Vogue is Ad Age’s 2011 Magazine of the Year
Nat Ives points out that Vogue increased its January-to-October ad pages more than 9 percent -- to 2,125, fewer only than Brides and People -- and boosted newsstand sales almost 13 percent, partly but not entirely on the strength of a Lady Gaga cover in March. "And Vogue's role off the page -- most recently with the latest installment of Fashion's Night Out -- keeps expanding as well," he writes. More from Ad Age's list:
2. Time. "Even if Time's 16.1 percent newsstand gain reflected external events like the royal wedding, and even if its subscription growth had something to do with absorbing subscribers from U.S. News and World Report, we say there's something to be said for having the strength, smarts and position to capitalize."
3. Food Network Magazine. The magazine has grown from a test issue in October 2008 to a giant with paid circulation nearing 1.5 million. Ad pages through October surged 13.8 percent, newsstand sales added 5 percent and total circulation grew 5.2 percent.
4. Garden & Gun. A newcomer to Ad Age's annual list, Charleston-based Garden & Gun "practically begged urban Northerners to joke about its unusual name when it launched in 2007. But the magazine that styles itself the "Soul of the South" looks like it will have the last laugh, with ad-page growth on a tear, circulation still climbing and a National Magazine Award for General Excellence."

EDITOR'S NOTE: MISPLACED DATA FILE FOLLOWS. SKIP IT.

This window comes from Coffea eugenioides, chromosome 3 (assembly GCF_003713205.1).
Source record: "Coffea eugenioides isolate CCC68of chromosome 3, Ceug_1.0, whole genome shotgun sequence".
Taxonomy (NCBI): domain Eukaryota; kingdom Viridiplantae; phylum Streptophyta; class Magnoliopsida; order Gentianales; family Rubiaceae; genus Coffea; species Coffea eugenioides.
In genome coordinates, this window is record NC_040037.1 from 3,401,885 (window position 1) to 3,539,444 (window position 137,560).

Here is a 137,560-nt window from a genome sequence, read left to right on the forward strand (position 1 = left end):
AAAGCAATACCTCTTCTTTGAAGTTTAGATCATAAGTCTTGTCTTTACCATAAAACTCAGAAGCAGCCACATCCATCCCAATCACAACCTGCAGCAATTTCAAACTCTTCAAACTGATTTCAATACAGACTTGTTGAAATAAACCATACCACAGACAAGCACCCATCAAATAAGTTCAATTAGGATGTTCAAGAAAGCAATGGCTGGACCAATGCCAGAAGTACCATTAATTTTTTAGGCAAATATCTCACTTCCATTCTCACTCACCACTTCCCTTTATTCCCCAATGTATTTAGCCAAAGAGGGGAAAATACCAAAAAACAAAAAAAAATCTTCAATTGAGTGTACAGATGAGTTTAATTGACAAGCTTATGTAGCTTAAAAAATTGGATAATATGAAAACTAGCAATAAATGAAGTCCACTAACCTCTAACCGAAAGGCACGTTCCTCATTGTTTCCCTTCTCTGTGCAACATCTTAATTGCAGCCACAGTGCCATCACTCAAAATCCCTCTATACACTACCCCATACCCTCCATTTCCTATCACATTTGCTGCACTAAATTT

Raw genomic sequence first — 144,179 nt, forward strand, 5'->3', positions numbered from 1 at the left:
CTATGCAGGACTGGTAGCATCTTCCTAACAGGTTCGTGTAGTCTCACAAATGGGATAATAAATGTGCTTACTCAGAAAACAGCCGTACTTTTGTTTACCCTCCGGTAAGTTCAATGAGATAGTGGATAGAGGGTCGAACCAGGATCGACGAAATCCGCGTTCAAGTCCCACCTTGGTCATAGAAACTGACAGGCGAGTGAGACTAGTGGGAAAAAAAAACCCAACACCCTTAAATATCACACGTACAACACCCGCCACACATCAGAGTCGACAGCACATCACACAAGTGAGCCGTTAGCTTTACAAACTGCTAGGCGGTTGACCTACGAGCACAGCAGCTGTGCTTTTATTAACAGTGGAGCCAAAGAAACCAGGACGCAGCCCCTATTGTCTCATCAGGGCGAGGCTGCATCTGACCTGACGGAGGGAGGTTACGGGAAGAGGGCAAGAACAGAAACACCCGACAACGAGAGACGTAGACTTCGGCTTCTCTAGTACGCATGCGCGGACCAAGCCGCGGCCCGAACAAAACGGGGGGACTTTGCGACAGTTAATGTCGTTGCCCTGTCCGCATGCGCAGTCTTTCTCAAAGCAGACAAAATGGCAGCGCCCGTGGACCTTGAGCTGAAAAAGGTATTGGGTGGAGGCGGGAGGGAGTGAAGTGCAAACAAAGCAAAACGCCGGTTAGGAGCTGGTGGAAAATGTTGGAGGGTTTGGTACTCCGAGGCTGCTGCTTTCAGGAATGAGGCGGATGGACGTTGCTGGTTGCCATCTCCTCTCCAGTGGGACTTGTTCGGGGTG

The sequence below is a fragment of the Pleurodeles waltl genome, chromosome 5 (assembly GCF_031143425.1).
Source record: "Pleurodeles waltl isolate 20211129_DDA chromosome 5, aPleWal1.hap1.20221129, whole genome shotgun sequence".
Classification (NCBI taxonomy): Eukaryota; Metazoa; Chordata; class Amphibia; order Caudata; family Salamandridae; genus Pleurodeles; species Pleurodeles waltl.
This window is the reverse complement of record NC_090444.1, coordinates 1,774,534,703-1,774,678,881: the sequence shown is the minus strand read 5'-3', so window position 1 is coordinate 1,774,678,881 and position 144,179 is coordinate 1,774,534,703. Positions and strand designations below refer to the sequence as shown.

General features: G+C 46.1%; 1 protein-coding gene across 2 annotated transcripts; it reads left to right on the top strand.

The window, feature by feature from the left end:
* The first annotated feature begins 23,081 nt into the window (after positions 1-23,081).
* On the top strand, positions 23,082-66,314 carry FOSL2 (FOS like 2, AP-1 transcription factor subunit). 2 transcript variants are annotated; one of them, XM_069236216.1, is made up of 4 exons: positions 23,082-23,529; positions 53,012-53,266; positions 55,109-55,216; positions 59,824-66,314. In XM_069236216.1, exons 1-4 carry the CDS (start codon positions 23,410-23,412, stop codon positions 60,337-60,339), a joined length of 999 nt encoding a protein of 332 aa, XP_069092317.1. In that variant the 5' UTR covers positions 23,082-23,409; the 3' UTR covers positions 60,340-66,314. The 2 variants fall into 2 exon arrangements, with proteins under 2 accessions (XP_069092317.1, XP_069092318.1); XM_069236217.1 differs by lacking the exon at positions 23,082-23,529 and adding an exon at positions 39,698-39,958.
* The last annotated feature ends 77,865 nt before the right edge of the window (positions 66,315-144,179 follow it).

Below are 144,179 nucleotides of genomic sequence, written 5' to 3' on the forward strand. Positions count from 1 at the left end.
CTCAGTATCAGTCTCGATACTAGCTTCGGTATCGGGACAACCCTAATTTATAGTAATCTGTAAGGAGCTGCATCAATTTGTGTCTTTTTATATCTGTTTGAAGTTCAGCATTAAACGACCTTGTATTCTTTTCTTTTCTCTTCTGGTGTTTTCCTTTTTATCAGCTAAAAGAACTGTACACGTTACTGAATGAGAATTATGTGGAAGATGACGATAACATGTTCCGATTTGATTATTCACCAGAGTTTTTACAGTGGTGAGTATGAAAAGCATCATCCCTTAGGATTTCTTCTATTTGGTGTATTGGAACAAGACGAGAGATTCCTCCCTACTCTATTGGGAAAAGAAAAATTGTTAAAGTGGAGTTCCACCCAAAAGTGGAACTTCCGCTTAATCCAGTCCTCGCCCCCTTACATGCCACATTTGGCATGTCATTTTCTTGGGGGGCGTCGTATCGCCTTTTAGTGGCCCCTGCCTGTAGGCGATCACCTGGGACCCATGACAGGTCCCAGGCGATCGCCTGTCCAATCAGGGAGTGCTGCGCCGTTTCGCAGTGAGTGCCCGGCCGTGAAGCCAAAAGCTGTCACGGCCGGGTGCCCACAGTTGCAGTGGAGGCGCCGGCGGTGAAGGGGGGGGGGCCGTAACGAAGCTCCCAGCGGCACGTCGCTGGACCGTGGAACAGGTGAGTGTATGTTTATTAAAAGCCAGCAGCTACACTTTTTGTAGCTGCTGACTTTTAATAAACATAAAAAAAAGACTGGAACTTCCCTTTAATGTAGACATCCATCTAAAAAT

5. Vanity Fair. The Conde Nast title is enjoying its most profitable year yet thanks to growing ad pages, circulation, newsstand and digital revenue. Ives points out that 99 percent of Vanity Fair's subscriptions are paid for directly by the subscriber.
6. Monocle. "Its 204 pages every issue are filled with flawless editorial, luxury advertising, brand extensions and confidence in print. Revenue is rising; profitability arrived last year."
7. National Geographic. Newsstand is up 5%; ad pages are up 14%. "And it enjoys the admiration of its peers, winning Magazine of the Year at the 2011 National Magazine Awards and receiving nominations for photography, news/documentary photography, feature photography and best single-topic issue issue."
8. The New Yorker. The magazine keeps proving that quality has customers, writes Ives. Its single-copy sales rose 1.2 percent, despite a $1 price hike to $5.99 and an industrywide downdraft at newsstands, and its subs are up, despite a $10 price hike to $70.
9. This Old House. Advertisers kept flocking to This Old House despite the economy and housing market. People may be buying new houses less, but they're nesting, remodeling and aspiring more. Ad pages through the October issue increased 16.8 percent.
10. The Economist. The weekly increased its paid subscriptions 5 percent in the first half and grew total paid circulation 3 percent, to 844,000. It also has 1.1 million Twitter followers and 800,000 Facebook fans.